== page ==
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## Vacuum Chuck Video Demonstration

### Don’t take our word for it… Learn from a vacuum chuck user in this video.

One of the more difficult things to tackle for any vacuum system is holding small parts due to their minimal surface area. The Pierson SmartVac II is a versatile and easy-to-use system geared for all types of machining applications and holding small parts is no exception. In this video, SmartVac customer Jim Abrams takes us through the entire process of making multiple small parts using Pierson’s vacuum chucks:

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## Vacuum Terms and Definitions

### Before diving into the world of vacuum chuck workholding there are some basic definitions that are helpful to know.

• Air Consumption – The volume of compressed air required to power a venturi style vacuum generator.
• Atmospheric Pressure – The atmosphere that surrounds the Earth can be considered a reservoir of low pressure air. Its weight exerts a pressure that varies with temperature, humidity and altitude.
• Barometer – A device usually filled with mercury that measures atmospheric pressure.
• Vacuum Flow – The volume of free air induced by a vacuum pump per unit of time, expressed as standard cubic feet per minute – SCFM or LPM (liters per minute).
• Vacuum Level – The magnitude of the suction created by the vacuum pump.  The unit of measure is inches of Hg (“Hg).
• Vacuum Force – Equal to the vacuum level multiplied by the surface area of the vacuum surface, i.e. vacuum cup, vacuum chuck surface.
• Vacuum Fade – For each 1,000 of elevation, vacuum level decreases by 1″ of Hg.

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## Vacuum Workholding Tips

### Vacuum workholding is an excellent choice, and often times the only choice, for holding workpieces.  Here are several quick tips to keep in mind when evaluating and/or using a vacuum workholding device.

1. Vacuum Power has a Limit – The most powerful vacuum chucks have a limit of 13-14 pounds of downward holding force per square inch.  This is because the air pressure around us is what actually squeezes the part down onto the chuck.  A vacuum would have no effect in outer space since there is no air pressure.
2. Use Small Cutters when Possible (if you’re not following tip #7) – Small cutters exert less torque, reducing side forces thereby reducing the chance of throwing a part off the chuck.  So, instead of using a 1″ wide cut around a part, use a 1/4″ cut with four passes.
3. Use Sharp Cutters – Sharp tooling reduces side load which also reduces the chances of throwing a part off the chuck.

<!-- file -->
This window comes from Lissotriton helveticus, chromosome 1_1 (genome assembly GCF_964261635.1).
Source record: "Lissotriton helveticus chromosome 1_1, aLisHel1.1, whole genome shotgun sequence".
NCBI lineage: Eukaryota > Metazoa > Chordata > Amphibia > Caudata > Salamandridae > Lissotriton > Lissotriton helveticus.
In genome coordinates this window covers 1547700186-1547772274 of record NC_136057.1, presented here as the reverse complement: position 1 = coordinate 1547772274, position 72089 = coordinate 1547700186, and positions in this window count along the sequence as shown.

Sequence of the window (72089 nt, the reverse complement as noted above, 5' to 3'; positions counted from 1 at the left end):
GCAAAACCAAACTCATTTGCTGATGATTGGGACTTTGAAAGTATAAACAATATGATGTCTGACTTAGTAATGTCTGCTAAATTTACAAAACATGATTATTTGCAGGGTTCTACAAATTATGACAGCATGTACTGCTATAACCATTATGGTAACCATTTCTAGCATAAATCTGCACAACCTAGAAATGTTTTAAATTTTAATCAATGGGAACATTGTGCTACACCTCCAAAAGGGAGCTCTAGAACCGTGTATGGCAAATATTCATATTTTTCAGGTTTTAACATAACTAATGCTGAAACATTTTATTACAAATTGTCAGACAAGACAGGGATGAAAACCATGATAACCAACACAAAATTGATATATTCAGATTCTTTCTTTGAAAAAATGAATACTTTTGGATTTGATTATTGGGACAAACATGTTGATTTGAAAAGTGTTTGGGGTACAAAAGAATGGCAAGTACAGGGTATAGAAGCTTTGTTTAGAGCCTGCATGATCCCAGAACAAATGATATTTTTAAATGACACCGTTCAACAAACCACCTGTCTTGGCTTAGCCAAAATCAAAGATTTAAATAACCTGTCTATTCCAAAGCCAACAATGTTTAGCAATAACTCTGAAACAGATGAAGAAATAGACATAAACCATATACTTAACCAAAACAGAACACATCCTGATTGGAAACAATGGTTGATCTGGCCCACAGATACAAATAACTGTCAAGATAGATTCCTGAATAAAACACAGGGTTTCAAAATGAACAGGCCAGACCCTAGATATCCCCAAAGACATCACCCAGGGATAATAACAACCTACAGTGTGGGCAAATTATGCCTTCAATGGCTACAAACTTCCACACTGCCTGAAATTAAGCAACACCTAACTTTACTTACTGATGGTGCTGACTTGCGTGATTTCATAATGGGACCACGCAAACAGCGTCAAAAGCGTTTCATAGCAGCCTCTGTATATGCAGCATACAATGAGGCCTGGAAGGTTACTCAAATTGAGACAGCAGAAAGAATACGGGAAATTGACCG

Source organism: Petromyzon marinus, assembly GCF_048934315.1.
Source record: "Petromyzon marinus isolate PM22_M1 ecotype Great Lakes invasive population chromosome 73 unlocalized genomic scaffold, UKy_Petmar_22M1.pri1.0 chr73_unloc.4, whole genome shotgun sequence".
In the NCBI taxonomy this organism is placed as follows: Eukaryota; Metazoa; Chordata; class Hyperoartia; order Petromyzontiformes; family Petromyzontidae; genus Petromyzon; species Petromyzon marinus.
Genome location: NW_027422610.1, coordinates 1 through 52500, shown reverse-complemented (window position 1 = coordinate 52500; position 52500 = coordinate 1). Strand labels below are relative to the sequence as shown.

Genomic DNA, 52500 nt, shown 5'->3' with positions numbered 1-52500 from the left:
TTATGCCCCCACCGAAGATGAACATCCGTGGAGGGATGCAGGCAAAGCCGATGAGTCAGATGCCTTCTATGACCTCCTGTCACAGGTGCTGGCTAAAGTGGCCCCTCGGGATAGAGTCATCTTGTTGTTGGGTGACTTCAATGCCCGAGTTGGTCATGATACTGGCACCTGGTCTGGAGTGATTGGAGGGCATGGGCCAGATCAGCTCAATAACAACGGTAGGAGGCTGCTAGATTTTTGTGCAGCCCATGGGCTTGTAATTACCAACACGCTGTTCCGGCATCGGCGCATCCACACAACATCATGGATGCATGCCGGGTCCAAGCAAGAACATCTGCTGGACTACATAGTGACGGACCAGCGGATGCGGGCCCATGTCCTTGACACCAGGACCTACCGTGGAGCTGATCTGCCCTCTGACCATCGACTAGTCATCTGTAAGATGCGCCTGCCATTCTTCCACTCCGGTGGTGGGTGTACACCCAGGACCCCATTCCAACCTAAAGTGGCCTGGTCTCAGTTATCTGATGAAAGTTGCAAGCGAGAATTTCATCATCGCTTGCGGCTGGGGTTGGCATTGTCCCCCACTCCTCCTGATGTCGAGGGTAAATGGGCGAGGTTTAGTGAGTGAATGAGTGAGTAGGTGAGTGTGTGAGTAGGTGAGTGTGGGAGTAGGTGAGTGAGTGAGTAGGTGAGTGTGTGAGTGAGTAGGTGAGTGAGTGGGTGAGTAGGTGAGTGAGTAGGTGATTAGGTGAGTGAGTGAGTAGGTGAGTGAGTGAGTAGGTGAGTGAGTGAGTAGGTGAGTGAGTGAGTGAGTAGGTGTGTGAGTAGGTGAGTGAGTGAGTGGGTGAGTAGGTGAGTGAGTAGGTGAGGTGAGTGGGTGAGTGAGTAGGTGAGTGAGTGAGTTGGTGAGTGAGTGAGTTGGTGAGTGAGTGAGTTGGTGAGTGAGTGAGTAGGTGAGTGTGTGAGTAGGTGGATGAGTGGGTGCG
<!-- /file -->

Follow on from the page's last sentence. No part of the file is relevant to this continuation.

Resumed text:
4. Don’t Use High Helix Endmills – Low helix, or even negative helix cutters will reduce or eliminate any chances of lifting a part off the chuck during aggressive machining.
5. Use Common Sense – Holding a part that is 1 inch square and 4 inches tall is not going to work. Short and wide parts are the best candidates for vacuum workholding.
6. Vacuum Workholding is Often a Secondary Choice – Yes, vises and clamps are the preferred method of holding a workpiece due to higher holding force, however certain part shapes and sizes may restrict their use.  A vacuum chuck may be your only choice, but don’t expect to be able to machine a part as aggressively as when using a vise.
7. Use Workstops Whenever Possible – Though vertical holding force may be high, side forces may easily shift a part sideways off the vacuum surface, especially when machining plastics with a low friction ratings (nylon, teflon, delrin).  Adding pins, side rails or even cutting a shallow pocket for the part to sit in will greatly limit sideways movement.
8. Flexible Workpieces Might be Problematic – Because the rigidity of the workpiece helps maintain a vacuum seal, very thin or very soft materials may be more likely to flex and lift off the vacuum chuck.

## Vacuum Pumps Explained

### Choosing the right vacuum pump for your application is critical. Not all vacuum pumps are created the same, or even use the same terminology for that matter. Let’s dig deeper.

##### The All Important Terminology

First let’s look at some definitions that you’ll see when comparing pumps.  The first is the term CFM which stands for Cubic Feet per Minute. This is a measurement of the speed of the vacuum flow.  This can be equated to a car’s top speed.  You’ll see this term most often on electric rotary vane pumps or piston pumps (reverse air compressors).  Knowing a pump’s CFM is key to knowing how fast you can remove the air from a tank or refrigeration system.

The next key term is Inches of Mercury or abbreviated as “Hg. This is a measurement of the ultimate power of the vacuum.  This can be compared to a car’s horsepower.  You’ll see this term on high performance vacuum pumps connected to vacuum chucks where holding power is the most important factor regardless of how long it takes to reach the full vacuum level.  Knowing a pump’s maximum Inches of Mercury will tell you how secure of a hold you can achieve.